Regardless of which payment method a customer chooses, payments can be declined for all the reasons listed above. But sometimes a payment failure occurs from the merchant, bank or payment processor's end, when a customer's account balance, security or card validity isn't in question. And this is where customer frustration can lead to lost sales.
- Downtime and/or system maintenance. While it's necessary for systems to close temporarily for maintenance and updates, companies should take precautions to limit this to the least busy periods to avoid unnecessary disruption.
- Security. Through the collection of customer data and payment details, banks and financial institutions use spending patterns and different locations to detect security threats and fraudulent activity. Often, perfectly legitimate transactions can be flagged, resulting in declined payments.
- Failed payment process. Payment processing involves multiple steps from the money leaving the customers' account to being deposited into the merchant’s account. Customers choose their payment method, and data is sent to the payment gateway and then the card network. This information process needs to be authorized and verified by the customer’s bank. The amount is transferred to the acquiring (merchant’s) bank, and only then to the merchant’s account. If there is an issue with any one of these steps, the payment fails. If the card issuer declines a payment, they may send feedback containing explanations as to the decline.
- Payment authentication friction. 3DS2, a multi-factor authentication protocol is designed to verify a customer's identity and reduce friction in the online checkout process. Card payment information can be shared between card provider or card issuer, issuing bank, and merchant to determine if for example, a credit card payment is risky. If so, the customer is required to provide additional information for authentication, like a fingerprint, face scan, or one-time password. If a customer is unable to provide more information to verify the transaction, or chooses not to, the payment can fail.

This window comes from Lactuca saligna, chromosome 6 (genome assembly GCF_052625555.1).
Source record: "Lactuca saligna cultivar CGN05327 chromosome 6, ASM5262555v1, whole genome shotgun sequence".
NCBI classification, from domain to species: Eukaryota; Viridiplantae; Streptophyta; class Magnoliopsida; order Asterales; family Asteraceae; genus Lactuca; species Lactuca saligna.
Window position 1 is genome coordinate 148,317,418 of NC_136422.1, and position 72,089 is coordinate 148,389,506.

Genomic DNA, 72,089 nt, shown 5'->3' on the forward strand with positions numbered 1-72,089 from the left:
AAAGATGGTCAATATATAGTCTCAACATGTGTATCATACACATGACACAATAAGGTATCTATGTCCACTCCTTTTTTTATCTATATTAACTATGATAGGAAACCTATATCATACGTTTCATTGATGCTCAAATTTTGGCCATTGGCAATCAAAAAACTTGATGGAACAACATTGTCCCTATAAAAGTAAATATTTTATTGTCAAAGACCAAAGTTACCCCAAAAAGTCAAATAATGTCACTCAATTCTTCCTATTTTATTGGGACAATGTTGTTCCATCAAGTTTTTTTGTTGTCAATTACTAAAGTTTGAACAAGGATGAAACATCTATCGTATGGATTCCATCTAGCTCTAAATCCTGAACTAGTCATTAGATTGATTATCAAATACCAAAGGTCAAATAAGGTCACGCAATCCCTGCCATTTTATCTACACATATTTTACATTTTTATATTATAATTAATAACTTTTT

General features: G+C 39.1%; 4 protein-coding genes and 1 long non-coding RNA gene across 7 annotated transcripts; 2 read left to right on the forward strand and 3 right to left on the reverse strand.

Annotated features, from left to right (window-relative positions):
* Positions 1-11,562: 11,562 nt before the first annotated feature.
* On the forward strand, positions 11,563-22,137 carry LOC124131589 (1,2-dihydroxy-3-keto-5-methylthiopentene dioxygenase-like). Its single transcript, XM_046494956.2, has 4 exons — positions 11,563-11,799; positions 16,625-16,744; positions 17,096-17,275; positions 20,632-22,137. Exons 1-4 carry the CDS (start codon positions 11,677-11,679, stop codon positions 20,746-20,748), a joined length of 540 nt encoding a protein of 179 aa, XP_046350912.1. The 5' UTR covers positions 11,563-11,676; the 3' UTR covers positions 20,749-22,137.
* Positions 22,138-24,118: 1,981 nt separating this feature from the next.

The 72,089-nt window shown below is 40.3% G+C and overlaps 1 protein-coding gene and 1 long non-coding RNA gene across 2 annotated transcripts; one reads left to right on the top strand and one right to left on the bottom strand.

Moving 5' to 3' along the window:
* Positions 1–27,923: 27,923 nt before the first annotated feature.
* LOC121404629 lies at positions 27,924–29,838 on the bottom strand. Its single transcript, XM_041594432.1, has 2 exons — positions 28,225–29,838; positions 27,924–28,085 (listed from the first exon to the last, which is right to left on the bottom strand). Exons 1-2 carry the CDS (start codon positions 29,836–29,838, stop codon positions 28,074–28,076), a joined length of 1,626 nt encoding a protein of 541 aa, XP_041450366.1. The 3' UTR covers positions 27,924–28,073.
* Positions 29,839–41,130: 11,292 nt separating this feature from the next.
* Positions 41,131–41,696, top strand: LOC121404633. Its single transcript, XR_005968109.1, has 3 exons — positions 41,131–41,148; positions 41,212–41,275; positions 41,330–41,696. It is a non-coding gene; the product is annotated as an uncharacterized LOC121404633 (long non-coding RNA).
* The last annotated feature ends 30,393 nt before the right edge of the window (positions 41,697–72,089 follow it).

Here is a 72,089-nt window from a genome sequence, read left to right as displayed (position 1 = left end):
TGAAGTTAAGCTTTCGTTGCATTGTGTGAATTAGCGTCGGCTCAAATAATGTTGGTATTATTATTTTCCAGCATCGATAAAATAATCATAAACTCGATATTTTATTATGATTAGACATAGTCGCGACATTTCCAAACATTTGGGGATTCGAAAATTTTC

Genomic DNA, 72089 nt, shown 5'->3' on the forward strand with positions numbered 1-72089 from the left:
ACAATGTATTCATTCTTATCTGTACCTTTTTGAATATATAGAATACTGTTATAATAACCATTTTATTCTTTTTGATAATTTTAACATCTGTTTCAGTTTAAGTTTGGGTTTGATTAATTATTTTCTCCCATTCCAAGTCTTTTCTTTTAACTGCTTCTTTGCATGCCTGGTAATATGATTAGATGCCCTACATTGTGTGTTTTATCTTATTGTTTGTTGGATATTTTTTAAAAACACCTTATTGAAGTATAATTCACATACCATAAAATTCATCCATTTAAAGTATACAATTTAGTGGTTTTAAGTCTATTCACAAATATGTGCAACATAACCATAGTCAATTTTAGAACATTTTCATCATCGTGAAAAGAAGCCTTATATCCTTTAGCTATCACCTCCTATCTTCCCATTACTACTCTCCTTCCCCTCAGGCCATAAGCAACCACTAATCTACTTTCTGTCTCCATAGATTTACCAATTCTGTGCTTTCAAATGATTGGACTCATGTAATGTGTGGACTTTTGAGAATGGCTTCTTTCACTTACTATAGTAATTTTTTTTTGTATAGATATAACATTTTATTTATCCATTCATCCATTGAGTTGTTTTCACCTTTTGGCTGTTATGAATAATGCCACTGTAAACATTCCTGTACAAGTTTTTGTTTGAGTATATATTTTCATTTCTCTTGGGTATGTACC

Using data insights to decrease declined payment rates
Although there are various tools and practices that may help merchants reduce the number of denied transactions, achieving a high approval rate is a long-term process, and each merchant should work on it continuously and strategically.
For this reason, identifying the reason for rejection behind each declined transaction will be key for the development of a sustainable strategy for any business.
To find out how using payments data can simplify complexity in your payments systems, you'll find this article helpful.
The power of payment analytics
To turn payment metrics and data into valuable information and provide value-added services, as well as differentiate in the marketplace, a card issuer, acquirer and retailer must have advanced reporting software and tools to highlight the KPIs. The more information they can gather, the more power and control they have to improve profitability, optimize revenue and cut costs.
Without transaction data and analytics to get clear visibility into the payment environment, a business wouldn't be able to identify transaction performance issues, or detect fraud, failed payments and other anomalies.
Monitoring and analyzing transactions with IR Transact
With IR Transact, merchants, acquirers, card issuers and payments providers can simplify the complexity of managing today's complex payments ecosystems.
Businesses can gain unlimited access and insights into customer usage data, and end-to-end transaction performance metrics. With dynamic visualization tools, businesses can easily get a clear view of all this information to make proactive management decisions.